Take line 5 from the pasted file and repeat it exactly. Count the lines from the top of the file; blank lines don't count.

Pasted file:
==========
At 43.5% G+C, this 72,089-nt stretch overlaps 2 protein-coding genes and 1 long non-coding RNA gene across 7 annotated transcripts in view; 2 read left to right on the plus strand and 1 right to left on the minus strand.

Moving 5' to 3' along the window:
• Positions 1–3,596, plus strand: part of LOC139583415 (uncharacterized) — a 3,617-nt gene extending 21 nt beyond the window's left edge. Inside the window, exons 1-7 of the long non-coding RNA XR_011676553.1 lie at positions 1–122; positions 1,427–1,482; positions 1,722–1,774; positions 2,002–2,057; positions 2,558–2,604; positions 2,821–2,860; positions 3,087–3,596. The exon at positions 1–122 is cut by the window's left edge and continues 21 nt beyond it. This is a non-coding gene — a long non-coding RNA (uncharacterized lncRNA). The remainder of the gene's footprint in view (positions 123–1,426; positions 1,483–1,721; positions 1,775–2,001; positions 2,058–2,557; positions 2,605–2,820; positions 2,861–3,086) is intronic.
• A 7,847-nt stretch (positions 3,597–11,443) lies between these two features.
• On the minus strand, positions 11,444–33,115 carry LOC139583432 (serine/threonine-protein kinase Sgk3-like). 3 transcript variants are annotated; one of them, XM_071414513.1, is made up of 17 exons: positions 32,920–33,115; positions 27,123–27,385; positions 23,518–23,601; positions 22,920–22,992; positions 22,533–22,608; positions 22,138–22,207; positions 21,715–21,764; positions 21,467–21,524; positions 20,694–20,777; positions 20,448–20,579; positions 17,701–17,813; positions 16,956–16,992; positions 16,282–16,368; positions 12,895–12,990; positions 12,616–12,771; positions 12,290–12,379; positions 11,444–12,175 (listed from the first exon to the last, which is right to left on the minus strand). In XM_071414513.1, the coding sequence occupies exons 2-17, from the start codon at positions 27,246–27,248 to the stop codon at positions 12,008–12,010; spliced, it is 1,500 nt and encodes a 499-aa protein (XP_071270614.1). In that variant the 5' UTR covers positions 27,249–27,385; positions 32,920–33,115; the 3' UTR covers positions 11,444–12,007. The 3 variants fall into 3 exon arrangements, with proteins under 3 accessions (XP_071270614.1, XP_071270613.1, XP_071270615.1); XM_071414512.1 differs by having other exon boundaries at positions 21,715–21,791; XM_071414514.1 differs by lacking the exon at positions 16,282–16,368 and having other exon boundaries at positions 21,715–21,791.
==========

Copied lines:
• On the minus strand, positions 11,444–33,115 carry LOC139583432 (serine/threonine-protein kinase Sgk3-like). 3 transcript variants are annotated; one of them, XM_071414513.1, is made up of 17 exons: positions 32,920–33,115; positions 27,123–27,385; positions 23,518–23,601; positions 22,920–22,992; positions 22,533–22,608; positions 22,138–22,207; positions 21,715–21,764; positions 21,467–21,524; positions 20,694–20,777; positions 20,448–20,579; positions 17,701–17,813; positions 16,956–16,992; positions 16,282–16,368; positions 12,895–12,990; positions 12,616–12,771; positions 12,290–12,379; positions 11,444–12,175 (listed from the first exon to the last, which is right to left on the minus strand). In XM_071414513.1, the coding sequence occupies exons 2-17, from the start codon at positions 27,246–27,248 to the stop codon at positions 12,008–12,010; spliced, it is 1,500 nt and encodes a 499-aa protein (XP_071270614.1). In that variant the 5' UTR covers positions 27,249–27,385; positions 32,920–33,115; the 3' UTR covers positions 11,444–12,007. The 3 variants fall into 3 exon arrangements, with proteins under 3 accessions (XP_071270614.1, XP_071270613.1, XP_071270615.1); XM_071414512.1 differs by having other exon boundaries at positions 21,715–21,791; XM_071414514.1 differs by lacking the exon at positions 16,282–16,368 and having other exon boundaries at positions 21,715–21,791.